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Everything posted by Rod

  1. LOL on the title My better half has been wanting a Gold Monster as she is no fan of the drone of the threshold on the Gold Bug 2 (GB2). She often runs it silent and knows this can be risky with missing gold. So I bought her one (thanks Rob) and we decided to give it a few hour test run seeing it was such a beautiful day. It was very hard for me to leave the GPZ at home and just try and dial this thing in for her Our plan was to test the Monster in two areas.The first area is loaded with trash so we had the opportunity to test out the different modes. The second area has been pounded by numerous detectors over the years and you're lucky to ever hear a target. We also used both coils and liked them both. The little nugget was found with the 10x6 coil and I'm sure the 5' would have found the nugget as well. It was not very deep, maybe an inch. Now I've only used the Monster for one day so my opinion of it is still in the forming stages. Having used detectors for find gold for many, many years I can say that the Monster is an easy to use machine for me. And my better half finds it easier to use than the GB2. Why? She relates to the buttons and digital screen of the Monster far more than she does the knobs and switches of the GB2 and, she certainly enjoys the relative quietness of the Monster over the GB2. Seems like a fun, productive, and easy to use detector so far
  2. Keene 141 with Vac $700. Everything is in great shape. Ready to get the gold PM me if you're interested. If I have to ship it to you then the shipping cost is yours to pay. Flexible on delivery in the Phoenix and surrounding areas, happy to meet in the middle.
  3. Here's another nugget from a very recent trip that a friend and I took We both scored nicely I'm not posting our total take, but you'll appreciate this beauty. Found just a few inches deep with the GPZ, it was a screamer Only a gram and flat. Dropped it in my salad Life is good
  4. What a beautiful day to be out My friend Las and I were working an area where we (and our friend Dennis) have talked some gold out of the ground before. I decided to swing a hill that we had yet to cover. Have to take your time and do it right As I made my way up the hill about 15 feet I heard a screamer of a signal. Digging down a few inches I took a scoop of dirt and ran the coil over it. As I looked in the scoop the glint of gold caught my eye. A very nice piece of a small stringer was sitting right on top. 12.8 grams total. Nice and coarse. The close up are the best pics I’ve been able to take with my daughter's camera yet. Mine broke a while back and I’ve been putting off buying one until she insists There’s more to the story, but we’ll leave it at that. Ate some grub and headed home. It’s out there Life is good
  5. Its a lot of fun and a gold getter Rob
  6. My good friend Las and I headed out early to see if we could talk some nuggets out of the ground. We decided to hunt a wash that was not too remote but one where we had both found some great gold in the past. We’ve pounded but not yet “finished” this wash so there was some opportunity left. Crawling through some thick brush I trashed the headphone cord on my GPZ headphones. Easy enough to fix and having the WM12 wireless external speaker saved me time from a mile and a half hike back to the quads to grab the backup pair. Thanks Minelab I ended up with 3.1 grams for the day and my friend got a couple of nice quartz species with his Gold Bug I decided to use the Ground Smoothing option of Locate Patch on this wash (used the default Off previously) and these signals really stood out. Don’t have any pics of his finds but do have a pic of him with one in the scoop. Here pics are of my nugs in-situ. Both found on a inside bend bench. 9.2 grams for my week so far and now the weekend is here - hmmm First nugget in-situ Second nugget in-situ Good friend scores a specie on the flats Dang headphone cord Bird's nest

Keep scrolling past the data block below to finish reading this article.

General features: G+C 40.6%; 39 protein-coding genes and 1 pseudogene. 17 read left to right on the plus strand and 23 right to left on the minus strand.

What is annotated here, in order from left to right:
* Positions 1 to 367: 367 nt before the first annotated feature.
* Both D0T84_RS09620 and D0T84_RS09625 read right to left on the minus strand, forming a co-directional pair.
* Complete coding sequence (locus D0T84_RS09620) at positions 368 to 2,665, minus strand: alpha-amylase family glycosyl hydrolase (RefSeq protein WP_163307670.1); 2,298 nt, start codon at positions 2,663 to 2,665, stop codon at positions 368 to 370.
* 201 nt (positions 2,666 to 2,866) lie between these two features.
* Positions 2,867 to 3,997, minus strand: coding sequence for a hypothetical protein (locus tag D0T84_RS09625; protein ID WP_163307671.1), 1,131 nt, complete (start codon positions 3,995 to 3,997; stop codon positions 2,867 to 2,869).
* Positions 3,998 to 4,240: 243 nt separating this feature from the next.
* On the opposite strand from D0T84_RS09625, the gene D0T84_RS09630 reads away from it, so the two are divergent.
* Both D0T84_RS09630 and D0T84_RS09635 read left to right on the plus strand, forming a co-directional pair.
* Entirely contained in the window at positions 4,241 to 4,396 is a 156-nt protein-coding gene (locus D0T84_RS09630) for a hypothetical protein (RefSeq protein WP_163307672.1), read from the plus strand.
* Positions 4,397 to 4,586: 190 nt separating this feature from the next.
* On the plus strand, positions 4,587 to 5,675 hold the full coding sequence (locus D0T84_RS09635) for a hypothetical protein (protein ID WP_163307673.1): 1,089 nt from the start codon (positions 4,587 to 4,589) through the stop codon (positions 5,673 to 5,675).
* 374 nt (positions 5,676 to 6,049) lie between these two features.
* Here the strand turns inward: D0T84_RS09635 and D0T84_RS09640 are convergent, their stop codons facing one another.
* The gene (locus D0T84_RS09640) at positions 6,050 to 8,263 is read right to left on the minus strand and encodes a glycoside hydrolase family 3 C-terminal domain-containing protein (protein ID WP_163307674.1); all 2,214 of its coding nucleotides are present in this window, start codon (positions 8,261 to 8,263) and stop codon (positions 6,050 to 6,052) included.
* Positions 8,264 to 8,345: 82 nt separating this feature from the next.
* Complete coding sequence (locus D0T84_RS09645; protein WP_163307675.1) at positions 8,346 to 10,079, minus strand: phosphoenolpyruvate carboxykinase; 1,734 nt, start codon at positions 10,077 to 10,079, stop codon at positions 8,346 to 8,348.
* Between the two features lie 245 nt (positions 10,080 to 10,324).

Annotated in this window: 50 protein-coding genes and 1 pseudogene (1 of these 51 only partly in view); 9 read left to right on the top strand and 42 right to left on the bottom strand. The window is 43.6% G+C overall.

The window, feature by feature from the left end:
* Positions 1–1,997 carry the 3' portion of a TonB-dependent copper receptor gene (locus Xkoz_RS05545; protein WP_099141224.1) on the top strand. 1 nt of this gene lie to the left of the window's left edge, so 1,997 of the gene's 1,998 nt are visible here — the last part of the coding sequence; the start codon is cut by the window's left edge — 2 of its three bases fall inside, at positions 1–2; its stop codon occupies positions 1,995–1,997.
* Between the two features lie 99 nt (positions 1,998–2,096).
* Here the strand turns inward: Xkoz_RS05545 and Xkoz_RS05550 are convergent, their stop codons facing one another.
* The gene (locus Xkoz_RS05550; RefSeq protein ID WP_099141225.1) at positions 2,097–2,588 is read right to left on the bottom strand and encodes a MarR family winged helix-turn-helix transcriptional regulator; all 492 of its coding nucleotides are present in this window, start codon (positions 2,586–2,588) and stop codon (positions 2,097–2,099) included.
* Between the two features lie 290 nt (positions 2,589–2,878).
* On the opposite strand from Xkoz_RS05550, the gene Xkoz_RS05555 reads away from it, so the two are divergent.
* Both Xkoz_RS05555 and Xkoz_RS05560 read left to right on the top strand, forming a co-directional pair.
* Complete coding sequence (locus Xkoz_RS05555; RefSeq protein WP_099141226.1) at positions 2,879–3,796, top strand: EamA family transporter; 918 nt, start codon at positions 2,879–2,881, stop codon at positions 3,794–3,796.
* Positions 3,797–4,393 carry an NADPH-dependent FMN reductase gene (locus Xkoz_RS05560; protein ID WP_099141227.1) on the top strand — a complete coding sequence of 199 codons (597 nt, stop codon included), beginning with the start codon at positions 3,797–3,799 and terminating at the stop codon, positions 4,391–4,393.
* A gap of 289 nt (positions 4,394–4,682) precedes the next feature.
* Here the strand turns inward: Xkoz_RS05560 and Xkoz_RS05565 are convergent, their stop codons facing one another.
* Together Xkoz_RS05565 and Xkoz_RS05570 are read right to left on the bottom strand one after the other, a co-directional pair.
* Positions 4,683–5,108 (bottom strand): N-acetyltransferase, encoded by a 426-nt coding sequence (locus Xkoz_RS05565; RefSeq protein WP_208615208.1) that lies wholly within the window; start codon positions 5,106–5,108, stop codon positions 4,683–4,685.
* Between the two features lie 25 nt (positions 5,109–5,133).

7. Been meaning to post this for a few weeks...We've passed through this area a couple of times in the last few years. It’s kind of funny how much equipment we’ve found left in the deserts and mountains over the years. Seeing good equipment left to waste just always makes me wonder why people never go back for things? In just these pics there is over $1,000 in equipment: a drywasher and two vacuums. Not to mention the buckets, pans, shovels, knee pads, etc. Enough equipment for two people easily. Why did these guys never go back? Struck it rich, lazy, lost their way, knuckleheads? Regardless, no one has touched their stuff for a few years and at this point it's all rusty, dry rotted junk. No matter the why, it's this kind of thing gives prospectors and outdoors folk in general a bad reputation for trashing the public lands. If you leave crap laying around to rot - you’re part of the problem Don’t give the greenies cause. We named it the Junkyard Dog wash.